8 Rights Women Didn't Have a Century Ago ...


8 Rights Women Didn't Have a Century Ago ...
8 Rights Women Didn't Have a Century Ago ...

Women's rights are something we take for granted these days. Because it was all a long time ago that the suffragettes fought for the right to vote, wasn't it? However, women's rights still depend very much on where they live, and even some of the rights we take for granted were relatively recently achieved. Here are some of the women's rights that have been accomplished over the last 100 years or so …

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The right to vote has been one of the most important of all the women's rights achieved over the last century. We might wonder at times whether it's even worth voting, but let's not forget that not so many generations back, women didn't even have the option of choosing who would govern them. That's one of the reasons why it's so important to keep informed about candidates and take the time to get out there and vote.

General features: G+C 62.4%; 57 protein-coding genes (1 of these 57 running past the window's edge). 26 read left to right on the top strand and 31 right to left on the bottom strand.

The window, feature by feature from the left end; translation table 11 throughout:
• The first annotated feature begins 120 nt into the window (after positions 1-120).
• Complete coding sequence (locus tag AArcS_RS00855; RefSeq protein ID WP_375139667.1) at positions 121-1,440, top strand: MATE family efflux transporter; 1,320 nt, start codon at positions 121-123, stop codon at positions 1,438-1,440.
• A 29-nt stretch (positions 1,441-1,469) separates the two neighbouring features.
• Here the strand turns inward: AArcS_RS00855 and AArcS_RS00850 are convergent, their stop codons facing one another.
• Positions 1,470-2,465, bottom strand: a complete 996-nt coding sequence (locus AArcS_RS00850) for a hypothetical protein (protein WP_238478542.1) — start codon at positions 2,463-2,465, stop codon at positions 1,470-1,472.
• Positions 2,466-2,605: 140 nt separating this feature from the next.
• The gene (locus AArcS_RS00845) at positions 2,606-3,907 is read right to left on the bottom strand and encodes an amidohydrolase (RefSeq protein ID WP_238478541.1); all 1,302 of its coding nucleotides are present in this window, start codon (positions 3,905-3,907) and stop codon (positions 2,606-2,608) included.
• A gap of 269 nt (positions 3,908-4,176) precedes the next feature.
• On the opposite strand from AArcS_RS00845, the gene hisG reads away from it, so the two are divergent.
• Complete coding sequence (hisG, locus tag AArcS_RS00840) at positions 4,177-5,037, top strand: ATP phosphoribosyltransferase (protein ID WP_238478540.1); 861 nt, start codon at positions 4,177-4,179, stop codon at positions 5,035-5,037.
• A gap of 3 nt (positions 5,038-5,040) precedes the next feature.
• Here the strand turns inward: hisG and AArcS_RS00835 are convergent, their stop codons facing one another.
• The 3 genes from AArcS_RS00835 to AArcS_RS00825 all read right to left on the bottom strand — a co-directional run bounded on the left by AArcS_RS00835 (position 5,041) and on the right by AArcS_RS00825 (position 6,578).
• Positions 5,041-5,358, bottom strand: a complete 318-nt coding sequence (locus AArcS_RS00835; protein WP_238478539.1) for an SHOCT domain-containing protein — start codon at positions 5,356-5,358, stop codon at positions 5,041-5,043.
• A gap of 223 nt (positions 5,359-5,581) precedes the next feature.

The suffragettes fought tirelessly, faced imprisonment, and often endured harsh treatments to secure this fundamental right. Every vote cast is a tribute to their legacy, an act that honors their struggle. When we step into the polling booth, we exercise a right that was once a distant dream. It's a powerful reminder of our role in shaping history, as we continue to influence policies that affect women's lives today. So, make your voice heard—your vote is your voice, and it's as vital now as it was the day it was first granted.



It might seem extraordinary that a 'modern' country like Malta has only just permitted divorce. But it's not alone in introducing divorce only relatively recently – Brazil, for example, did so in 1977. Historically, it was often harder for women to obtain a divorce than it was for men. In some places, the fairness between the sexes is still up for debate.